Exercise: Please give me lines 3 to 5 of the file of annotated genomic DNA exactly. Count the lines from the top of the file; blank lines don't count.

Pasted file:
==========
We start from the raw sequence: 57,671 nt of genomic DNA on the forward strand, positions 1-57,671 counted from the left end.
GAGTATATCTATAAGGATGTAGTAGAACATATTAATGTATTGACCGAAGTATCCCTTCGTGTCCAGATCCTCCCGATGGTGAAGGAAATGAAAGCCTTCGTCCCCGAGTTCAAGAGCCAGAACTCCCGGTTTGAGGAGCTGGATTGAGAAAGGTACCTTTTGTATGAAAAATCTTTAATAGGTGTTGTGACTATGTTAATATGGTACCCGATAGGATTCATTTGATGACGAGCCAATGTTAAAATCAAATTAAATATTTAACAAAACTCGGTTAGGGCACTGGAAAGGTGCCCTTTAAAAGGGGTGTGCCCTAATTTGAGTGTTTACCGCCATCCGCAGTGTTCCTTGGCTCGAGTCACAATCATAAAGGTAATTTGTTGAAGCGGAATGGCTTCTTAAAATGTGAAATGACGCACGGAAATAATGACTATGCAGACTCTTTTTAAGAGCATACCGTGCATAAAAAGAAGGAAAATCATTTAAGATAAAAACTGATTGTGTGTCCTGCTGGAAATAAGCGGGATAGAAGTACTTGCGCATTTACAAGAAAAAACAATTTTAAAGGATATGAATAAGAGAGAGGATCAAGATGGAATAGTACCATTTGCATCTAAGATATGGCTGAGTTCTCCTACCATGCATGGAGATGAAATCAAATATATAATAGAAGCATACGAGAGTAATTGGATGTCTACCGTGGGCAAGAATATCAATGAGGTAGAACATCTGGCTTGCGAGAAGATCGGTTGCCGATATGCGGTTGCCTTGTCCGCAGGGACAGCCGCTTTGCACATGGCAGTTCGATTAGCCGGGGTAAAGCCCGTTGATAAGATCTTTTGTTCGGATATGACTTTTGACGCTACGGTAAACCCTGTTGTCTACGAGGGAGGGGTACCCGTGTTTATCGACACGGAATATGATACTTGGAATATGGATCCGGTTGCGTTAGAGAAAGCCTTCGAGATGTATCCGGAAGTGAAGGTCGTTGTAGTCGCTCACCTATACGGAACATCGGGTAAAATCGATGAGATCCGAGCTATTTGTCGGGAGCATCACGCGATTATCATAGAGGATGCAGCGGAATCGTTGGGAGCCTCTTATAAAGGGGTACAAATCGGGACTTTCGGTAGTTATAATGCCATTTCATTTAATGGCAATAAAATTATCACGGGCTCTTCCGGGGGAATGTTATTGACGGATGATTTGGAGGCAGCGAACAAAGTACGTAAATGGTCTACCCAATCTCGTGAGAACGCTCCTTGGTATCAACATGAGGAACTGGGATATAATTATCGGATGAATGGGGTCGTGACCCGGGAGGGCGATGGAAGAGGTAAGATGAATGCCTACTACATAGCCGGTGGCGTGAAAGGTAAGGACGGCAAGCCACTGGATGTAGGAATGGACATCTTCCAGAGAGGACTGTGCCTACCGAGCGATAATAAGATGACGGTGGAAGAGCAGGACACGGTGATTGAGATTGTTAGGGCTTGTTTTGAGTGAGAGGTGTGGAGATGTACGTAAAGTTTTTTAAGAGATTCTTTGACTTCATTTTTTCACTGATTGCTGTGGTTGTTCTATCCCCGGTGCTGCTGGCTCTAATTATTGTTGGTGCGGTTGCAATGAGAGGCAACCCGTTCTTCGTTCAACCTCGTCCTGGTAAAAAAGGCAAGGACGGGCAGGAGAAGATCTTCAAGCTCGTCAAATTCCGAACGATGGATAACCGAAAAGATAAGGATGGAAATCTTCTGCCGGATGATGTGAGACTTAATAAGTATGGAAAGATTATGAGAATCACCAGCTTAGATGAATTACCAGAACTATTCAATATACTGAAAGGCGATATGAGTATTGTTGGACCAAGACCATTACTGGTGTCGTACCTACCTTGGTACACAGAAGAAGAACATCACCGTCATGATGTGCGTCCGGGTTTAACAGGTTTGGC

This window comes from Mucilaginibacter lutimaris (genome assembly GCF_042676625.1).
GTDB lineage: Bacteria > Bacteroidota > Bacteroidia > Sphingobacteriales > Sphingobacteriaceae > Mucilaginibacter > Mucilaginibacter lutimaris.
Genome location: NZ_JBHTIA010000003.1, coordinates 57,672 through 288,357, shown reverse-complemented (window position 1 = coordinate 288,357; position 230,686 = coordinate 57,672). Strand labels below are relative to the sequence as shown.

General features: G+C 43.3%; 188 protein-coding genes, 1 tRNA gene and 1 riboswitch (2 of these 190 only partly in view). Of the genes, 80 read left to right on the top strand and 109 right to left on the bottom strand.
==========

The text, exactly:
This window comes from Mucilaginibacter lutimaris (genome assembly GCF_042676625.1).
GTDB lineage: Bacteria > Bacteroidota > Bacteroidia > Sphingobacteriales > Sphingobacteriaceae > Mucilaginibacter > Mucilaginibacter lutimaris.
Genome location: NZ_JBHTIA010000003.1, coordinates 57,672 through 288,357, shown reverse-complemented (window position 1 = coordinate 288,357; position 230,686 = coordinate 57,672). Strand labels below are relative to the sequence as shown.